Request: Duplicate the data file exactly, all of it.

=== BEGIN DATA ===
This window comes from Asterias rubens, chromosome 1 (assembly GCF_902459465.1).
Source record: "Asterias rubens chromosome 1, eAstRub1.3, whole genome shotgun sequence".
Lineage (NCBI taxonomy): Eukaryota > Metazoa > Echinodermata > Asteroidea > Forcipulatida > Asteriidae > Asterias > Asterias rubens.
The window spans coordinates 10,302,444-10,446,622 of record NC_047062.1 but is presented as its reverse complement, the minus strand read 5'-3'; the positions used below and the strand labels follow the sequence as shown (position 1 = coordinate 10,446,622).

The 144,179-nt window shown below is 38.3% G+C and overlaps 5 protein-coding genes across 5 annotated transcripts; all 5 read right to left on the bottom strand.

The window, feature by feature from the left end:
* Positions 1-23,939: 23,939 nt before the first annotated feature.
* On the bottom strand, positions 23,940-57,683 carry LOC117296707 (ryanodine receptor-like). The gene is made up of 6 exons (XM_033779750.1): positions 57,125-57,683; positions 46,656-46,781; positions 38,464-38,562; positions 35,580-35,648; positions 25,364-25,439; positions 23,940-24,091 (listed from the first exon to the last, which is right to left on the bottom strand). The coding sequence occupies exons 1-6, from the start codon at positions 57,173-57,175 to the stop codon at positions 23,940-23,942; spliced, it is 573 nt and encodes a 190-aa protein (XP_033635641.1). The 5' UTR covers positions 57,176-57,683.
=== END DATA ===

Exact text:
This window comes from Asterias rubens, chromosome 1 (assembly GCF_902459465.1).
Source record: "Asterias rubens chromosome 1, eAstRub1.3, whole genome shotgun sequence".
Lineage (NCBI taxonomy): Eukaryota > Metazoa > Echinodermata > Asteroidea > Forcipulatida > Asteriidae > Asterias > Asterias rubens.
The window spans coordinates 10,302,444-10,446,622 of record NC_047062.1 but is presented as its reverse complement, the minus strand read 5'-3'; the positions used below and the strand labels follow the sequence as shown (position 1 = coordinate 10,446,622).

The 144,179-nt window shown below is 38.3% G+C and overlaps 5 protein-coding genes across 5 annotated transcripts; all 5 read right to left on the bottom strand.

The window, feature by feature from the left end:
* Positions 1-23,939: 23,939 nt before the first annotated feature.
* On the bottom strand, positions 23,940-57,683 carry LOC117296707 (ryanodine receptor-like). The gene is made up of 6 exons (XM_033779750.1): positions 57,125-57,683; positions 46,656-46,781; positions 38,464-38,562; positions 35,580-35,648; positions 25,364-25,439; positions 23,940-24,091 (listed from the first exon to the last, which is right to left on the bottom strand). The coding sequence occupies exons 1-6, from the start codon at positions 57,173-57,175 to the stop codon at positions 23,940-23,942; spliced, it is 573 nt and encodes a 190-aa protein (XP_033635641.1). The 5' UTR covers positions 57,176-57,683.